US Customs to have direct access to EU airlines reservations databases
See also (3.3.03): EU data protection chair calls for US access to passenger details to be postponed: Report
The full details of the deal agreed by the European Commission and US Customs officials over demands for access to personal information on passengers flying to the USA goes much, much further than first thought.
1. US Customs will have direct access the reservation databases of airlines based in the EU from 5 March 2003.
This is quite different to the original US demand under its "Manifest Requirements Under Section 231 of the Enhanced Border Security and Visa Entry Act of 2002". This said that airlines flying to the USA must supply a list and personal information on passengers 15 minutes after the flight has taken off - "PNR" (Passenger Name Record) with personal details and accommodation addresses in USA and any other information categories the Attorney General of the USA decides to add in the future.
There is no mention in the Joint Statement issued by the European Commission and US Customs on 17/18 February of access to passenger information being access after a flight has taken off. In effect US Customs and other agencies will be able to place under surveillance all booked passengers details well prior to the flight taking off.
2. The agreement says that US Customs can pass on downloaded PNR data to any other US law enforcement agency to prevent and combat "terrorism and other serious criminal offences".
There will thus be no limit on how many other agencies in the USA, at federal or state level, will get access to the information nor on whether additional suspicions/data can be added to the PNR before or after circulation to other agencies inside or outside the USA.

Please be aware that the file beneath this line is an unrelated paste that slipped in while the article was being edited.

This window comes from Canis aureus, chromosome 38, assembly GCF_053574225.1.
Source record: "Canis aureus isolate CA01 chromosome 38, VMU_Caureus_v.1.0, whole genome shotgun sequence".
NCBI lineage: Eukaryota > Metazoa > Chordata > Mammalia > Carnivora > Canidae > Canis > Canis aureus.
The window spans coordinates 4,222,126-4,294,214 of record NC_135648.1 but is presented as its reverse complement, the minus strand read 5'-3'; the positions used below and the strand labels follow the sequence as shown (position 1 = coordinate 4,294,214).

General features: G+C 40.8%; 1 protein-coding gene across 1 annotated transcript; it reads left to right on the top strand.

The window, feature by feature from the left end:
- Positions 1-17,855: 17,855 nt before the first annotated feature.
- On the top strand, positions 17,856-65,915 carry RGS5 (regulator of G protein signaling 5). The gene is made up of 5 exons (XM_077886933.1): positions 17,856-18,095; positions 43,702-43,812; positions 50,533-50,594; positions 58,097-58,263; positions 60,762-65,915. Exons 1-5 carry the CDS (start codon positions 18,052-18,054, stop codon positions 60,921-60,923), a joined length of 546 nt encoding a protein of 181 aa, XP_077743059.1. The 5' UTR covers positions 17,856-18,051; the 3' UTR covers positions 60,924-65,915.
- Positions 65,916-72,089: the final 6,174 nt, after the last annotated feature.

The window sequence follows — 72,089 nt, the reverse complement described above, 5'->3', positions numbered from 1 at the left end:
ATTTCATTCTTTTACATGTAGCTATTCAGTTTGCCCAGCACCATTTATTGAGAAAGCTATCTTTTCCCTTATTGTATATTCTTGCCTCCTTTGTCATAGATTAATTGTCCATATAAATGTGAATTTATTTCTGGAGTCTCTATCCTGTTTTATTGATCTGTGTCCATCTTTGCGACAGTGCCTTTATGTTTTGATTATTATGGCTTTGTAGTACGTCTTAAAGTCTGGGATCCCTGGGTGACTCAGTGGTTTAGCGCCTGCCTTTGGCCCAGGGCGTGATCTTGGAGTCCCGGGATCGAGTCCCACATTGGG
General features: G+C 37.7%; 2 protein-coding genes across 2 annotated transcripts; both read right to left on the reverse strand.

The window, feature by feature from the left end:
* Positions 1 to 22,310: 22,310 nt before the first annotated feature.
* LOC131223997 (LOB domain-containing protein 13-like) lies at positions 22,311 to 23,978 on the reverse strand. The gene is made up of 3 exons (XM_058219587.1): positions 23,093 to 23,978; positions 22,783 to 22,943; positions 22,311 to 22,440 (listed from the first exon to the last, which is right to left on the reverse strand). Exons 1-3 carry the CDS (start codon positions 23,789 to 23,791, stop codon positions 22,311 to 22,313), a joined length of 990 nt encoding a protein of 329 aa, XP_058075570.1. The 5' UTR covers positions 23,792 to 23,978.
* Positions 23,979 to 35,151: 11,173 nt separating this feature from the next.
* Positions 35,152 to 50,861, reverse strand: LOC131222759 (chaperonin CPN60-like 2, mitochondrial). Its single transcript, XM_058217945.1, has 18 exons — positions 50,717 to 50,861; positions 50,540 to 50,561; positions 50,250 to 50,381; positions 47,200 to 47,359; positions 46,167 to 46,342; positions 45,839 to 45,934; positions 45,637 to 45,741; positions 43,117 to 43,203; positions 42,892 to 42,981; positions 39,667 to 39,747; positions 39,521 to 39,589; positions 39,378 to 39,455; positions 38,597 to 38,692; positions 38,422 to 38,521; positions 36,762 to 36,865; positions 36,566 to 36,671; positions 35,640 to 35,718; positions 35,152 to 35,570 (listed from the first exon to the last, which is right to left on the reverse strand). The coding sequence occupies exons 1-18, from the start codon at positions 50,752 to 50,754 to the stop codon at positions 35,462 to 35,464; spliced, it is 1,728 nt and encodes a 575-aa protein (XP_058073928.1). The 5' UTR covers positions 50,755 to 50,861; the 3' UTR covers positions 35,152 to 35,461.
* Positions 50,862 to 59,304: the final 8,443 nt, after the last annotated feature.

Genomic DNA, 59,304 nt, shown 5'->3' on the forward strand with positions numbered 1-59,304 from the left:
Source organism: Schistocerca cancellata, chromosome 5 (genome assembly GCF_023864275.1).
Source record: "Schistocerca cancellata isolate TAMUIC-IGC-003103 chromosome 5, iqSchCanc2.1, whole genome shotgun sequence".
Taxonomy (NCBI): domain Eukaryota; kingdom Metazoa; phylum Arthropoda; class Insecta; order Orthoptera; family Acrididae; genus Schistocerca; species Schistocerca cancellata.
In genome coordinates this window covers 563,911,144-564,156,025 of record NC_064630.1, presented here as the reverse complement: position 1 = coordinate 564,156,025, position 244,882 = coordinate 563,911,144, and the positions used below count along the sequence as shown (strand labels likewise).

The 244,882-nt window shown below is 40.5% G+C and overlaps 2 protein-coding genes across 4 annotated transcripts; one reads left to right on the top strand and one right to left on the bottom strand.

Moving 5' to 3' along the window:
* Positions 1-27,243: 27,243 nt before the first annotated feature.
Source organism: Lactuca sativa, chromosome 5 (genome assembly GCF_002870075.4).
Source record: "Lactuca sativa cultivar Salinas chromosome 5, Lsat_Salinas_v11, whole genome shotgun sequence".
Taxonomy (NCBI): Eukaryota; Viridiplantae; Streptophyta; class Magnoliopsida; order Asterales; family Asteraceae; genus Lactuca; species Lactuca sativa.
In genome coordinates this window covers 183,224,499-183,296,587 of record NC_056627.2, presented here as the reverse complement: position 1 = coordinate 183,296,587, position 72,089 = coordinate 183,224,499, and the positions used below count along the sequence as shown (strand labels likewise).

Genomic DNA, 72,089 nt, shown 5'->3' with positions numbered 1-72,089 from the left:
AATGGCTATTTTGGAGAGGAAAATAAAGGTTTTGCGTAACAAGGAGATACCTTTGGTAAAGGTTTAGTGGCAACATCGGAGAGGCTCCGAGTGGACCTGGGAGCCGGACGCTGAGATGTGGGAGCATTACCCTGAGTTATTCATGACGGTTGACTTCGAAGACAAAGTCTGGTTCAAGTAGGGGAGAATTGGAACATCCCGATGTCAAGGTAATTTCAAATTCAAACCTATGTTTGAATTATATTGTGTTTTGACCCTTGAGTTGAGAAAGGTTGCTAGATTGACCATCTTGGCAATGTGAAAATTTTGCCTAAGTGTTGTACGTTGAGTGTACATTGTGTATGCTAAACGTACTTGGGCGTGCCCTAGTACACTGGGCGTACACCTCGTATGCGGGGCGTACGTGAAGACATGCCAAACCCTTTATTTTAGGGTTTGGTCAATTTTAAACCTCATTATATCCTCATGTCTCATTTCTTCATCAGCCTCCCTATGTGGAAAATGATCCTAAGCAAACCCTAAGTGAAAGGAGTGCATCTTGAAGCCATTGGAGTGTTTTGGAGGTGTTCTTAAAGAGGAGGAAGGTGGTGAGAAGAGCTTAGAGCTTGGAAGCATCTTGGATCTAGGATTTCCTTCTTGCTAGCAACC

Although the European Commission laid great emphasis on: "its full solidarity with the US objective of preventing and combating terrorism" the surveillance of airline passengers is clearly not limited to this purpose.
3. Incorrect data will only be changed at the "discretion" of US Customs.
The European Commission says it accepts "the good faith of US customs" to respect the principles of the EC Data Protection Directive - but the USA has no data protection law and is not subject to EU law even though it will be "accessing PNR data in the territory of the Community". It is clearly stated in the Annex to the Statement that PNR data subjects will have no right to correct wrong information - they can complain but any amendment is at the "discretion" of US Customs.
Tony Bunyan, Statewatch editor, comments:
"Anyone who believes that US Customs, which is now part of the Home Security Department, will limit itself solely to downloading information on passengers booked to fly to the USA is very naive. Any passenger who uses an EU airport in transit, from a country outside the EU, will be checked back to their country of origin and so will any other passenger flying anywhere who is of interest to US intelligence agencies"
US Customs will have access to passenger details in advance and will be running the names through all the available intelligence databases, so there is every likelihood they will try to stop "suspected" individuals from boarding the plane"
1. Full-text: European Commission/US Customs talks on PNR transmission, Brussels, 17/18 February: Joint Statement (html)
Full background in Statewatch's reports:
2. European Commission caves in to US demands for airline passenger lists
3. US Customs to have direct access to EU airline reservation databases
4. EU Working Party on data protection findings on proposal
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